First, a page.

Monday, February 4, 2019

Train station omelet rolls

Tomorrow is the first day of the Year of the Pig, and to celebrate, here's an old favorite of ours.

There’s nothing unusual about these omelet rolls, except for the fact that they are closest I've ever gotten to the porky nirvana I used to enjoy in a crappy little restaurant tucked into an alley next to the Taipei train station. 

That place is long gone, but I've been on the elusive trail of the right ingredients for the past 30-odd years.


What was it that made those omelet rolls so mouth-watering? Well, to start with, the pork filling was so juicy that great care had to be taken whenever we attempted to bite into them, because serious dribbling usually ensued. The pork was seasoned so perfectly that my taste buds would almost stand up and march through the eggy wrapper in a frantic search for more of that well-seasoned ground pork.

The pork itself probably came from what the Taiwanese call “black hair pigs,” the variety generally acknowledged to be of the highest quality and have the best flavor, much like what you get here from organic boutique ranchers. But Taiwan back then was an island jam-packed with pork aficionados, and pork was in just about every local dish. 

The thin omelet that wrapped up those long ground-pork logs were done with a deft hand and a good attention to heat and timing, because they were invariably supremely tender, yet able to stand up to being used as wrappers.
Braise with black mushrooms

I can’t fail to remember the mesmerizingly delicious poaching broth – that too was a serious piece of culinary art right there; what had started out as a simple broth had been enhanced by who knows how many days or weeks or years of stewing more and more omelets, their juices and seasonings seeping out and adding even more flavor to the broth. 

And finally, the omelet roll was always served with a good dribble of their insanely good sauce made of dark soy sauce, rock sugar, and other seasonings. That deeply caramel sauce was just sweet enough and just salty enough to gild this perfect lily.

No wonder I was never able to forget it.

My late father-in-law used to make small omelet purses for his New Year’s Eve banquets, and the fillings were a mixture of ground pork and fish. However, just in time for holiday cooking, these are more like the ones we came to love in that rattrap of a restaurant next to the train station. Be prepared, for this is serious home cooking.

Braised pork omelet rolls
Qīngdùn dànjuăn  清燉蛋捲
Mix the filling with your hand
Jiangsu cuisine
Serves 6

Filling:
8 ounces | 225 g best quality ground pork with 15% fat, or ground dark turkey meat
1 tablespoon regular soy sauce
3 tablespoons Shaoxing rice wine
4 leaves Chinese cabbage, blanched and finely chopped
2 scallions, trimmed and chopped
3 cloves garlic, finely chopped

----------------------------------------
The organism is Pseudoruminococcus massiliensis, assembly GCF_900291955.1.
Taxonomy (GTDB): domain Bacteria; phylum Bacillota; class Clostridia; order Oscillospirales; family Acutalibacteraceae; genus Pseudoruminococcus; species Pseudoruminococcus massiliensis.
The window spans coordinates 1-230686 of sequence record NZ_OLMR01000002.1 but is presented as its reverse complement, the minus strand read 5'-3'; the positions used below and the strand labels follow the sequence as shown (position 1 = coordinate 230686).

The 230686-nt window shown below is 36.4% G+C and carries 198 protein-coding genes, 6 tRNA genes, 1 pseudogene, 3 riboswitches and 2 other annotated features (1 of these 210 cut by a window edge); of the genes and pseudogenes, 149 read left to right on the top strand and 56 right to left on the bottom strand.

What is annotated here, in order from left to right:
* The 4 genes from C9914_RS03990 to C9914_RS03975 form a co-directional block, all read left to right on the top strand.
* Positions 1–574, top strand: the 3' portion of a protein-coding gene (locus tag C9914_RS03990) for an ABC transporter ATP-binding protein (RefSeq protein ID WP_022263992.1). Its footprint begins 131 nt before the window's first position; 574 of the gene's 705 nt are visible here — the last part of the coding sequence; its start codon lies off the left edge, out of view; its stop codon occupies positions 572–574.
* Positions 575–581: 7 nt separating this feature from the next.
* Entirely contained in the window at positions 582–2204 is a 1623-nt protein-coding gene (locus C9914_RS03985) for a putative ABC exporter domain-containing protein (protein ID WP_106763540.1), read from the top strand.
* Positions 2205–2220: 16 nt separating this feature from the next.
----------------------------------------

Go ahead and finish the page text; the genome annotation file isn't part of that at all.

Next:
2 tablespoons minced fresh ginger

Omelets:
5 large eggs
2 teaspoons cornstarch
Peanut or vegetable oil, as needed

Sauce:
4 fresh or dried black Chinese mushrooms, the dried ones soaked overnight
Mushroom soaking liquid, if using dried mushrooms, strained
Thin omelet wrapper
2 cups | 500 ml unsalted chicken stock or water
6 slices fresh ginger
2 tablespoons regular soy sauce
¼ cup | 60 ml Shaoxing rice wine
1 tablespoon rock sugar
1 scallion, trimmed and sliced into a thin julienne, for garnish

1. This is best if you prepare it ahead of time so that the omelets can wallow in the sauce, but freshly made is good, too. Place the pork on a cutting board set on a wet washcloth. Smack the pork with the backs of two heavy knives, scraping the meat up and turning it over as needed, until the pork is light, fluffy, and sticky. Scrape the meat into a work bowl. Use your hand to mix in the soy sauce and rice wine until they are fully absorbed, and then mix in the cabbage, scallions, and ginger, squishing any lumps of pork as you go.

2. Lightly beat the eggs until broken up and then whisk in the cornstarch. Set a wok over medium heat and swirl a teaspoon or so of oil around the bottom. Add a third of the egg mixture into the wok and swirl the wok so that the egg spreads out into a wide omelet. Fry only until the top of the omelet is no longer wet. Tip the omelet out onto a plate. Repeat two more times so that you end up with 3 omelets.

3. Remove the stems from the mushrooms and slice the caps. Place the sliced mushrooms, the mushroom soaking liquid, ginger slices, soy sauce, rice wine, and rock sugar in a wide pan and bring to a boil over high heat. Lower to a simmer.

A filled roll
4. While the sauce is simmering, make the filled omelets: Lay the omelets with the browned sides down on a work surface. Divide the filling in three and spread a third over each omelet. Roll each omelet up halfway, fold in the ends, and then continue to roll it up like a carpet.

5. Set the wok over medium heat. Add about a tablespoon of oil and swirl it around. Add one filled omelet with the fold side down and gently fry it on both sides to set its shape. Remove the omelet to the sauce and repeat with the other filled omelets.

6. Reduce the heat under the pan to low and simmer the omelets uncovered, being sure to gently turn the omelets over now and then. Taste the sauce after about 15 minutes and adjust the seasoning as desired. When the sauce has reduced to about ½ cup | 125 ml, remove the pan from the heat. Cut each omelet into attractive slices and arrange on a serving plate. Drizzle the tops of the omelets with the thickened sauce and sprinkle with the sliced scallion.

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